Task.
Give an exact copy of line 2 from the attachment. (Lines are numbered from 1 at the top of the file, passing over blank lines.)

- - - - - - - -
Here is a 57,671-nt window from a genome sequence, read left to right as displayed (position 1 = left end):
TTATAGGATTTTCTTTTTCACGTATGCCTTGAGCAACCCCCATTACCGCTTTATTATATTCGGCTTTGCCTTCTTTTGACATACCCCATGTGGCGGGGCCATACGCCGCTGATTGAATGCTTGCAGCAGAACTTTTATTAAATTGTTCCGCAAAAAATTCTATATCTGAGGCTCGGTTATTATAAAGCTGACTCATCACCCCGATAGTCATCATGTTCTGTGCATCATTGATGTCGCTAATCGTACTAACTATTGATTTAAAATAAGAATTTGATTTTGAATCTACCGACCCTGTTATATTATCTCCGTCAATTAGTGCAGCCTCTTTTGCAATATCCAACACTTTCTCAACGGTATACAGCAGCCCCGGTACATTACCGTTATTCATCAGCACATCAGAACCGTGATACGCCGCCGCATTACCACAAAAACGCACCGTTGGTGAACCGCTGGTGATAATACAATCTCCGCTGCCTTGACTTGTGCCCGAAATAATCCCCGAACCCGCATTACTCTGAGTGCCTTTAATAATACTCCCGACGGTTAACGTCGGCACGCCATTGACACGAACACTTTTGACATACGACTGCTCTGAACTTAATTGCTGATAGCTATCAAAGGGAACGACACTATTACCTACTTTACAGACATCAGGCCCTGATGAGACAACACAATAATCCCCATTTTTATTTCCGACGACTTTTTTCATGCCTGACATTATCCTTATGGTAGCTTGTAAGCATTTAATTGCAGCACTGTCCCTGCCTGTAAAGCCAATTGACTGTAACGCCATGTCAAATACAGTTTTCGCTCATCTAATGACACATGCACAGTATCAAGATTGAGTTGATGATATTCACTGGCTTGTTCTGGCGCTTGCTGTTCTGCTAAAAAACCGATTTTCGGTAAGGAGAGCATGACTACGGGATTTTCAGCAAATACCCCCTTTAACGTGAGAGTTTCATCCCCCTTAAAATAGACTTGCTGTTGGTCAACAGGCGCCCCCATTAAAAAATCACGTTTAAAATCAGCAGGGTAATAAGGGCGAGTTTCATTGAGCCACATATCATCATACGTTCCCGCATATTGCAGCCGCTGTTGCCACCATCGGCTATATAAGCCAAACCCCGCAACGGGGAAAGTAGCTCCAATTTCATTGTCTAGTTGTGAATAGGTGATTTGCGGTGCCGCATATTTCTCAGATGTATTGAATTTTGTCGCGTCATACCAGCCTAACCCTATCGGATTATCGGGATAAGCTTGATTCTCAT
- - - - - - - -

TTATAGGATTTTCTTTTTCACGTATGCCTTGAGCAACCCCCATTACCGCTTTATTATATTCGGCTTTGCCTTCTTTTGACATACCCCATGTGGCGGGGCCATACGCCGCTGATTGAATGCTTGCAGCAGAACTTTTATTAAATTGTTCCGCAAAAAATTCTATATCTGAGGCTCGGTTATTATAAAGCTGACTCATCACCCCGATAGTCATCATGTTCTGTGCATCATTGATGTCGCTAATCGTACTAACTATTGATTTAAAATAAGAATTTGATTTTGAATCTACCGACCCTGTTATATTATCTCCGTCAATTAGTGCAGCCTCTTTTGCAATATCCAACACTTTCTCAACGGTATACAGCAGCCCCGGTACATTACCGTTATTCATCAGCACATCAGAACCGTGATACGCCGCCGCATTACCACAAAAACGCACCGTTGGTGAACCGCTGGTGATAATACAATCTCCGCTGCCTTGACTTGTGCCCGAAATAATCCCCGAACCCGCATTACTCTGAGTGCCTTTAATAATACTCCCGACGGTTAACGTCGGCACGCCATTGACACGAACACTTTTGACATACGACTGCTCTGAACTTAATTGCTGATAGCTATCAAAGGGAACGACACTATTACCTACTTTACAGACATCAGGCCCTGATGAGACAACACAATAATCCCCATTTTTATTTCCGACGACTTTTTTCATGCCTGACATTATCCTTATGGTAGCTTGTAAGCATTTAATTGCAGCACTGTCCCTGCCTGTAAAGCCAATTGACTGTAACGCCATGTCAAATACAGTTTTCGCTCATCTAATGACACATGCACAGTATCAAGATTGAGTTGATGATATTCACTGGCTTGTTCTGGCGCTTGCTGTTCTGCTAAAAAACCGATTTTCGGTAAGGAGAGCATGACTACGGGATTTTCAGCAAATACCCCCTTTAACGTGAGAGTTTCATCCCCCTTAAAATAGACTTGCTGTTGGTCAACAGGCGCCCCCATTAAAAAATCACGTTTAAAATCAGCAGGGTAATAAGGGCGAGTTTCATTGAGCCACATATCATCATACGTTCCCGCATATTGCAGCCGCTGTTGCCACCATCGGCTATATAAGCCAAACCCCGCAACGGGGAAAGTAGCTCCAATTTCATTGTCTAGTTGTGAATAGGTGATTTGCGGTGCCGCATATTTCTCAGATGTATTGAATTTTGTCGCGTCATACCAGCCTAACCCTATCGGATTATCGGGATAAGCTTGATTCTCAT